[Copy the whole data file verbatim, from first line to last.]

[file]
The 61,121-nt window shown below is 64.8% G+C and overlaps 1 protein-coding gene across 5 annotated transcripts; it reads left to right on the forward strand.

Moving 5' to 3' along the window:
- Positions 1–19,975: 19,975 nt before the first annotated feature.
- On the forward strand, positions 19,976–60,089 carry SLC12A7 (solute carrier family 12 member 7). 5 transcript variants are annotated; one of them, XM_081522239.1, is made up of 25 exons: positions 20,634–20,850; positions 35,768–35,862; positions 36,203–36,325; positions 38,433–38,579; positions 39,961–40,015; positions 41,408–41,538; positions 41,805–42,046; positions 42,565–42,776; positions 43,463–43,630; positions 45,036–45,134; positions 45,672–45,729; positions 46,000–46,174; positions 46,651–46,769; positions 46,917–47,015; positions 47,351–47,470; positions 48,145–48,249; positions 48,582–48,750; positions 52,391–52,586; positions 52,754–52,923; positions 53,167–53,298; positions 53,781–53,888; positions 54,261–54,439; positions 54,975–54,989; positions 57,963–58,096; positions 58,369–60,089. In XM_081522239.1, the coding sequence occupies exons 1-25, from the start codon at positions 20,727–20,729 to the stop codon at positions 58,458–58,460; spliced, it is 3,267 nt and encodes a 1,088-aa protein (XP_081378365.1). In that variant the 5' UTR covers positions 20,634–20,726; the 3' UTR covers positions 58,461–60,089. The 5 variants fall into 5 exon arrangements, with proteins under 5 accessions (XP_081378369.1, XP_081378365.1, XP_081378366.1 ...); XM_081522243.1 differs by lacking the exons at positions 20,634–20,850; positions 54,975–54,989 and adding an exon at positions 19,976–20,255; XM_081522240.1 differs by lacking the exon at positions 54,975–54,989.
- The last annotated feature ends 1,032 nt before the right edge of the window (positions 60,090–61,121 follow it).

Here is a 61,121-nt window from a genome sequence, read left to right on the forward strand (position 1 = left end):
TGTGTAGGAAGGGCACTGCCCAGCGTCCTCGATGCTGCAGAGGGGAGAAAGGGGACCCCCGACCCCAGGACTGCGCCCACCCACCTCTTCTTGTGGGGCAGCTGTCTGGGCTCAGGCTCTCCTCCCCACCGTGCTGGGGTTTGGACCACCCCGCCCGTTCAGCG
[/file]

The 61,121-nt window shown below is 64.8% G+C and overlaps 1 protein-coding gene across 5 annotated transcripts; it reads left to right on the forward strand.

Moving 5' to 3' along the window:
- Positions 1–19,975: 19,975 nt before the first annotated feature.
- On the forward strand, positions 19,976–60,089 carry SLC12A7 (solute carrier family 12 member 7). 5 transcript variants are annotated; one of them, XM_081522239.1, is made up of 25 exons: positions 20,634–20,850; positions 35,768–35,862; positions 36,203–36,325; positions 38,433–38,579; positions 39,961–40,015; positions 41,408–41,538; positions 41,805–42,046; positions 42,565–42,776; positions 43,463–43,630; positions 45,036–45,134; positions 45,672–45,729; positions 46,000–46,174; positions 46,651–46,769; positions 46,917–47,015; positions 47,351–47,470; positions 48,145–48,249; positions 48,582–48,750; positions 52,391–52,586; positions 52,754–52,923; positions 53,167–53,298; positions 53,781–53,888; positions 54,261–54,439; positions 54,975–54,989; positions 57,963–58,096; positions 58,369–60,089. In XM_081522239.1, the coding sequence occupies exons 1-25, from the start codon at positions 20,727–20,729 to the stop codon at positions 58,458–58,460; spliced, it is 3,267 nt and encodes a 1,088-aa protein (XP_081378365.1). In that variant the 5' UTR covers positions 20,634–20,726; the 3' UTR covers positions 58,461–60,089. The 5 variants fall into 5 exon arrangements, with proteins under 5 accessions (XP_081378369.1, XP_081378365.1, XP_081378366.1 ...); XM_081522243.1 differs by lacking the exons at positions 20,634–20,850; positions 54,975–54,989 and adding an exon at positions 19,976–20,255; XM_081522240.1 differs by lacking the exon at positions 54,975–54,989.
- The last annotated feature ends 1,032 nt before the right edge of the window (positions 60,090–61,121 follow it).

Here is a 61,121-nt window from a genome sequence, read left to right on the forward strand (position 1 = left end):
TGTGTAGGAAGGGCACTGCCCAGCGTCCTCGATGCTGCAGAGGGGAGAAAGGGGACCCCCGACCCCAGGACTGCGCCCACCCACCTCTTCTTGTGGGGCAGCTGTCTGGGCTCAGGCTCTCCTCCCCACCGTGCTGGGGTTTGGACCACCCCGCCCGTTCAGCG